The Nonprofit Guide to Income Diversification
A lot of people talk about the importance of diversifying your income, and it makes sense. Even within a household, it would likely be preferable to have income coming from more than one place. If something happens to one job, for example, there’s another salary to help support daily operations in the interim. The same is true for nonprofits, though it can be a little bit trickier to arrange and oversee.
Nonprofits are incredibly diverse, so there isn’t a “one size fits all” solution for income diversification--but there are still a lot of options.
When a for-profit business seeks to diversify their income streams, they need only look to their product and service line and existing and new customer base. If they’re selling apples to businesspeople on their lunch break, they might diversify by offering oranges to the open campus high school next door. In fact, they can diversify in so many combinations--oranges to business people, apples to students, combos of fruit to parents picking up. They might even begin to deliver fruit baskets to company luncheons, responding to a market need and changing as the business does.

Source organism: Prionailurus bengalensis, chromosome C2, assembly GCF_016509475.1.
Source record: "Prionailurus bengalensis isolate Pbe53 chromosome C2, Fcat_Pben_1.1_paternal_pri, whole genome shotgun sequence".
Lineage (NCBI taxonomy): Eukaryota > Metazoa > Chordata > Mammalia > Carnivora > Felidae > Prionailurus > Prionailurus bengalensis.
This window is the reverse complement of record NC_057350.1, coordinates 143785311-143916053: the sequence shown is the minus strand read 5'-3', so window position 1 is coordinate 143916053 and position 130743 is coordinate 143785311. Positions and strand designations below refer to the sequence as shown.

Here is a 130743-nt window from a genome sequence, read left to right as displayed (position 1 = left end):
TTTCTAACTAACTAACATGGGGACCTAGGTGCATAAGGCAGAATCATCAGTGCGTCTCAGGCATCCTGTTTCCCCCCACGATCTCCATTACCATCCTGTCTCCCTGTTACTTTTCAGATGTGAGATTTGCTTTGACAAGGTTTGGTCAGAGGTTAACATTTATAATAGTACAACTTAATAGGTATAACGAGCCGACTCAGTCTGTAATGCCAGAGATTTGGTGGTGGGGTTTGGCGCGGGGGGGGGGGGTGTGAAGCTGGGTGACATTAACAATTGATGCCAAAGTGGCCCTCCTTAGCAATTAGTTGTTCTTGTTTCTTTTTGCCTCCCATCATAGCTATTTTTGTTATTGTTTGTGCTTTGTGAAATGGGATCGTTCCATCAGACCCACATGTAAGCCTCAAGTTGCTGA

But nonprofits aren’t subject to the same whims of the for-profit market, and they’re certainly not trying to do the same thing. Of course, a good nonprofit accountant can help determine sustainability, but they aren’t operating by the same rules. The person giving money is often not the person receiving goods or services, which complicates things.
What you can do--the basics
If you’re looking to diversify your income stream, there are a few options. First, think about services you can offer to people outside of the population you’re serving. Can you charge for them? Maybe your CEO is a dynamic speaker and can offer guest lectures for a small fee. Perhaps you’ve got a great graphic designer that can build your logo into cool merchandise you can offer year round or for a special event.
You may also look into business activities that operate tax free alongside your service--a thrift store, or room rental for a building you own.
With the help of a nonprofit bookkeeper, consider what you could be doing to raise more money. If you rely on private contributions, start writing more grant proposals. If you depend on one-time gifts, find ways to cultivate relationships with regular donors. Maybe a partnership with an organization that donates a percentage of sales is just the ticket. You may also want to search for endowment gifts, which will provide investment income and are not taxable for public charities.
Finally, nonprofits can diversify income by thinking more broadly about their services. If they seek to provide service to a particular group at no cost, they may offer the same service or a version of it to the public for a fee.
The bottom line
There are a lot of ways for all businesses to diversify, including nonprofits. But there are rules--taxable income cannot make up a significant portion of your total income if you’re running a nonprofit, so be weary. Seek help from people who are experts in this sort of thing and raise those funds!